Oregon Trails: Bonanza Fires

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BONANZA, Ore. — Looking back over the past 150 years, there’s hardly a town or city in Oregon that has not had at least one catastrophic fire. A few have leveled some or most of the business district or even the whole town, but few have had as many major fires that caused as much damage as those that leveled much of the small Klamath County town of Bonanza.

This year marks the 140th anniversary of the establishment of Bonanza, near the big springs where Native Americans often camped and gathered in the sucker fish from Lost River. Looking around the town today, there’s not much to tell that Bonanza has seen a lot of history in more than a century. Maybe that’s because it’s burned down; at least the business district has – several times, especially in the early 20th century.

“I know they rebuilt after the fire in 1910, which was a devastating fire and destroyed much of the city. There was another fire in 1912,” said former Bonanza resident Fred Bechdoldt.

There was another fire in 1914 and another in 1930. In fact, Bonanza has probably had more disastrous fires than any other town of its size in Oregon. The first broke out in September of 1910. No contemporary newspaper records remain, but we have these “after” photos, and old timers reported that several stores, barns, shops, a hotel or two and other businesses all went up in smoke at a time when there was no real way to fight a big fire, and there were few people in town to man the bucket brigade.

Fire hit again in 1913. Klamath Herald headlines announced, “Bonanza Blaze Causes Great Loss To Town,” and, “Hotel And 5 Stores Are Gone.” This time, electrical wiring got the blame, and despite the burning of the hotel, no one was injured. Losses were listed about about 20-thousand dollars. When another fire broke out a year later, in 1914, the Evening Herald proclaimed, “Bonanza Fire Loss Is Close To 9,000!” That would be $9,000 for all the buildings. “Insurance Less Than 3,000 Dollars.”

The fire apparently started at the post office. The paper reported that, “when discovered, post office was in a mass of flames, and with no firefighting equipment, citizens were unable to check it’s spread to other structures. The only insurance was on the hotel.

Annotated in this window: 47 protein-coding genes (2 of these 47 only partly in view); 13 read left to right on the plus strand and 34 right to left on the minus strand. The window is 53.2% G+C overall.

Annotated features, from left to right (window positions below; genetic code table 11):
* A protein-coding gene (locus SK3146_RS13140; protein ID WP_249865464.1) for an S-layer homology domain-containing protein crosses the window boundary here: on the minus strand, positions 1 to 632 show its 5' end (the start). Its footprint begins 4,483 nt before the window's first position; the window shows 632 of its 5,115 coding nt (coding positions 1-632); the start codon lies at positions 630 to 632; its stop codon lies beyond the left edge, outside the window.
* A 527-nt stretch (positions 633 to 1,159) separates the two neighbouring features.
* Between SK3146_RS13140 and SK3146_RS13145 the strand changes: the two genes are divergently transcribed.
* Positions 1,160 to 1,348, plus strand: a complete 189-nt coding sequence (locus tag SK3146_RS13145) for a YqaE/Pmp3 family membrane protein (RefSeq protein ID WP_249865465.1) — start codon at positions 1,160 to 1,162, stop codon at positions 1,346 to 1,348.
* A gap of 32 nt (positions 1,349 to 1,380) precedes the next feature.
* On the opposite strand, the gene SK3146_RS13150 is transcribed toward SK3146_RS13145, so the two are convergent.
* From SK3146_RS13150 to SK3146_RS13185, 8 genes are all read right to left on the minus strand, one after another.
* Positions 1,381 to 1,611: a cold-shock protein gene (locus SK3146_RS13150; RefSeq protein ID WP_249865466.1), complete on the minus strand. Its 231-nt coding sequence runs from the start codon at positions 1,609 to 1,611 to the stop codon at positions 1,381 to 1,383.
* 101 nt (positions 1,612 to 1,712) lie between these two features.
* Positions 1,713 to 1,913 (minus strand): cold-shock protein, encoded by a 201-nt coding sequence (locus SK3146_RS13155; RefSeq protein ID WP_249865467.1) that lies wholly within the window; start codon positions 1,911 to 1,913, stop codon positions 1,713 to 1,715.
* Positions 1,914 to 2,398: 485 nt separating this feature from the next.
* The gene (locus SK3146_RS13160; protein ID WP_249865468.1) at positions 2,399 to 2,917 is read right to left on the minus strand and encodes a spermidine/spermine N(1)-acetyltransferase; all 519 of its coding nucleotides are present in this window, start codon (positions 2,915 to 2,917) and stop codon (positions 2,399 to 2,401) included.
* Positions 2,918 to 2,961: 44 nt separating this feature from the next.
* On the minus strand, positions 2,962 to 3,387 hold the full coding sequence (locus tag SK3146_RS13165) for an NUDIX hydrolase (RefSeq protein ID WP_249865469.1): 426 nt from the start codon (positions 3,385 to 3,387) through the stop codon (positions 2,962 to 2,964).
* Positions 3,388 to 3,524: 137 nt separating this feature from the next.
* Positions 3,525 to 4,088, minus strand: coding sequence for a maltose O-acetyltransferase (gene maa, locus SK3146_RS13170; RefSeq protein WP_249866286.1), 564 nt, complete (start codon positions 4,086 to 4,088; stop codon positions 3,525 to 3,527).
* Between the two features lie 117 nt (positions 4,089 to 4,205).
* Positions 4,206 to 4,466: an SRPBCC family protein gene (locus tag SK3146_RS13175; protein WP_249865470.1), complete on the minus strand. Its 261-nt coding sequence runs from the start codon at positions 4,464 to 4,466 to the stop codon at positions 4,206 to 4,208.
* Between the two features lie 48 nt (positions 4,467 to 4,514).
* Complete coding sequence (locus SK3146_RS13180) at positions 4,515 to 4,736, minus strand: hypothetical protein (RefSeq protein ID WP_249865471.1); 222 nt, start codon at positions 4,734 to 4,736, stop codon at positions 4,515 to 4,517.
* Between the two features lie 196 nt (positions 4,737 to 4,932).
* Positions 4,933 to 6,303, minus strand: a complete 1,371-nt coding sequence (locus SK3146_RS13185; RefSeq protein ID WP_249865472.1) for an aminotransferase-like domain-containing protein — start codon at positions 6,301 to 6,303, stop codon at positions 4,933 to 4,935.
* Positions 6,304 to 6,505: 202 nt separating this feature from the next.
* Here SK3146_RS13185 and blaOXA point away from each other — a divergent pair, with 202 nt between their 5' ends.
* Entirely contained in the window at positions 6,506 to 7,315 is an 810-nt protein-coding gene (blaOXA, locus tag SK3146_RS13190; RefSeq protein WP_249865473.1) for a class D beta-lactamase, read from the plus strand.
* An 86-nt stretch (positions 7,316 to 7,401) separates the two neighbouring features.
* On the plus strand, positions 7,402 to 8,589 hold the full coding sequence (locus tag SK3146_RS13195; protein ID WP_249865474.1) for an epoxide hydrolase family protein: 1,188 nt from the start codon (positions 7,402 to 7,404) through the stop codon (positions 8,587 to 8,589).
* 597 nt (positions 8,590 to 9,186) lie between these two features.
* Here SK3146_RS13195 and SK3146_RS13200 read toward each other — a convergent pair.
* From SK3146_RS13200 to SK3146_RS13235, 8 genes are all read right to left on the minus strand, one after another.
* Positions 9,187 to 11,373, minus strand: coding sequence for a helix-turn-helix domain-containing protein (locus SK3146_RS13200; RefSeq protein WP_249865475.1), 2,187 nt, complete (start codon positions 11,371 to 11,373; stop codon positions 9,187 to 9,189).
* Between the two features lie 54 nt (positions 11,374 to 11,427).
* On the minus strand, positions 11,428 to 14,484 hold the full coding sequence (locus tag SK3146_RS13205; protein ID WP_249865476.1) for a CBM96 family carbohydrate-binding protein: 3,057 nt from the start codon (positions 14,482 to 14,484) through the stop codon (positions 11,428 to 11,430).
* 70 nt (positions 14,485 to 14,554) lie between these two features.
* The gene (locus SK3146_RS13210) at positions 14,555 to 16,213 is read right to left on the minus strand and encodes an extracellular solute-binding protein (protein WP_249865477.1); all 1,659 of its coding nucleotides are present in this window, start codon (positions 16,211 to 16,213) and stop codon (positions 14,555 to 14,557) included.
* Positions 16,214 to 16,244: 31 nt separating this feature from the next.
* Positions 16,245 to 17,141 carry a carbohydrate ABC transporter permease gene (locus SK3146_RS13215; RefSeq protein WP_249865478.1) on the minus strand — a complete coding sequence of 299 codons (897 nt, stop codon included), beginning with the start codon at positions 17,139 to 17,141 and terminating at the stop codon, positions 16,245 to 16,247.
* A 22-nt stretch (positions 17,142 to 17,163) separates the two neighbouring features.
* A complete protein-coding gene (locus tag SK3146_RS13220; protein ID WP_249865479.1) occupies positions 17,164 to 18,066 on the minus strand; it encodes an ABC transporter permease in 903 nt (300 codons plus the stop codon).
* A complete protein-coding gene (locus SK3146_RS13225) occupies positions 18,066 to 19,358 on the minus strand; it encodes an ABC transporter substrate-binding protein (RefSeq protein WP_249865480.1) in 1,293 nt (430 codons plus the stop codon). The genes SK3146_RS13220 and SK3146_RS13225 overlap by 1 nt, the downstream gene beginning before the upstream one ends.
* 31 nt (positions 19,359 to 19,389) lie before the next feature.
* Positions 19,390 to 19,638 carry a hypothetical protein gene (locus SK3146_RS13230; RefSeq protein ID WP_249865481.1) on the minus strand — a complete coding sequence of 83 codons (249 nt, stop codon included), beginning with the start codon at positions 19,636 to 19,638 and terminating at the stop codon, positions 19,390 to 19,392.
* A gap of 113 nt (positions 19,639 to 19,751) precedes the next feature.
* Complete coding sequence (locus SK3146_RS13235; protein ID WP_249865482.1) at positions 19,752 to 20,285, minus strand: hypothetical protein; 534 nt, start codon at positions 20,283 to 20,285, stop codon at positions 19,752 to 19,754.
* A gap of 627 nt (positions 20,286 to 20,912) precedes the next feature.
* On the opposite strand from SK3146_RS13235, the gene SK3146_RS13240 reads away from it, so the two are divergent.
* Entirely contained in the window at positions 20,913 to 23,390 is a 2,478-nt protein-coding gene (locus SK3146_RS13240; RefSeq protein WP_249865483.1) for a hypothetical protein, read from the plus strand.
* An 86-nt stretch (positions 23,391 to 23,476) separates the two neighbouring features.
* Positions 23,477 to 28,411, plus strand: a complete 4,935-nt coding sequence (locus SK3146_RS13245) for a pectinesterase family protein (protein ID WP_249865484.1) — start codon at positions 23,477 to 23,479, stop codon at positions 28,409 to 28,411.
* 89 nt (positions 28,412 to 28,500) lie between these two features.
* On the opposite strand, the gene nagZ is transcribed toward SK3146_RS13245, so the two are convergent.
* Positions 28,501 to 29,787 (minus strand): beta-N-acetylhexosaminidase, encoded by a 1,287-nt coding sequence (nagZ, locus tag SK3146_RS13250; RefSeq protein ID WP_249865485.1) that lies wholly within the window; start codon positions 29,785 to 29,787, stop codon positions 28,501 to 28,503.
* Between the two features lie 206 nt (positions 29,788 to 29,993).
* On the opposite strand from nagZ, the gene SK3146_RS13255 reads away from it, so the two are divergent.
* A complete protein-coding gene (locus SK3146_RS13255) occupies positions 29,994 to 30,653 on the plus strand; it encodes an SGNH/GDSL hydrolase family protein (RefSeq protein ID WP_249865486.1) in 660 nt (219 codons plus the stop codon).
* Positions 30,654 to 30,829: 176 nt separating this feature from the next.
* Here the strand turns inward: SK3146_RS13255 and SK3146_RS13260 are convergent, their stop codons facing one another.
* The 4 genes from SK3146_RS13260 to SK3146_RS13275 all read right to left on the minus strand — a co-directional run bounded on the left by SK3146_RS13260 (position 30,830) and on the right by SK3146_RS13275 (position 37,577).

Apparently no one thought to take pictures either, until after the ashes had mostly cooled. At least none are known today. There was apparently some suspicion the fire was intentionally set, and two people were arrested, but there’s no record anything came of the case.

It was nearly fifteen years until the next big fire swept through the business district. That was in may of 1930. It apparently started in the blacksmith shop about noon on may 20th. For nearly two hours, high winds blew the flames through the bank, post office, a restaurant, drug store and general store. The bank, which most thought was “fireproof” because of it’s brick construction, was in ashes. The herald headlines revealed the impact the fire on the town following it’s fourth major fire in two decades.

“It wasn’t until probably, my goodness! I think the late ’40’s or ealy ’50’s before they ever really got a fire department,” Fred says. “So the people that were on the city council went around Langell valley and different places collecting money and the first fire truck as a 1934 Ford with a small tank on the back!”

That was about 1948. Very few communities in our area, even all the state of Oregon have suffered as many devastating fires as has Bonanza. but because of it’s strategic location in south Central Oregon, it remains a vital part of the community.

“There are three major valleys where all the farming and so forth exist today,” said Bonanza resident Ken McCoy. “And one is Langell valley off that way. one is Poe valley out south. And then one going out of town, that is Yonna valley. None of those areas ever had any, commercial establishment. All of them are here. And even today, all of the people which amounts to about 11,000 people actually come in here for their school, post office, churches, whatever, and commercial stuff for whatever they need, they come into town. And so they sorta come in here. But euphemistically it was referred to, never officially, but euphemistically referred to as the “Clover Leaf country, and this was the ‘Clover Leaf City'”.

Today, there’s not much left to recall those boom days when early settlers saw this as a “Bonanza” kind of place. But it’s location at the crossroads of three farming and ranching valleys means the stores and shops, post office and school will always be a place to come and trade, or call home.

At one time, Bonanza was even in the running to become county seat for Klamath County, when it was first created. When first established, Bonanza was part of Jackson County, then Lake County, and finally, Klamath County.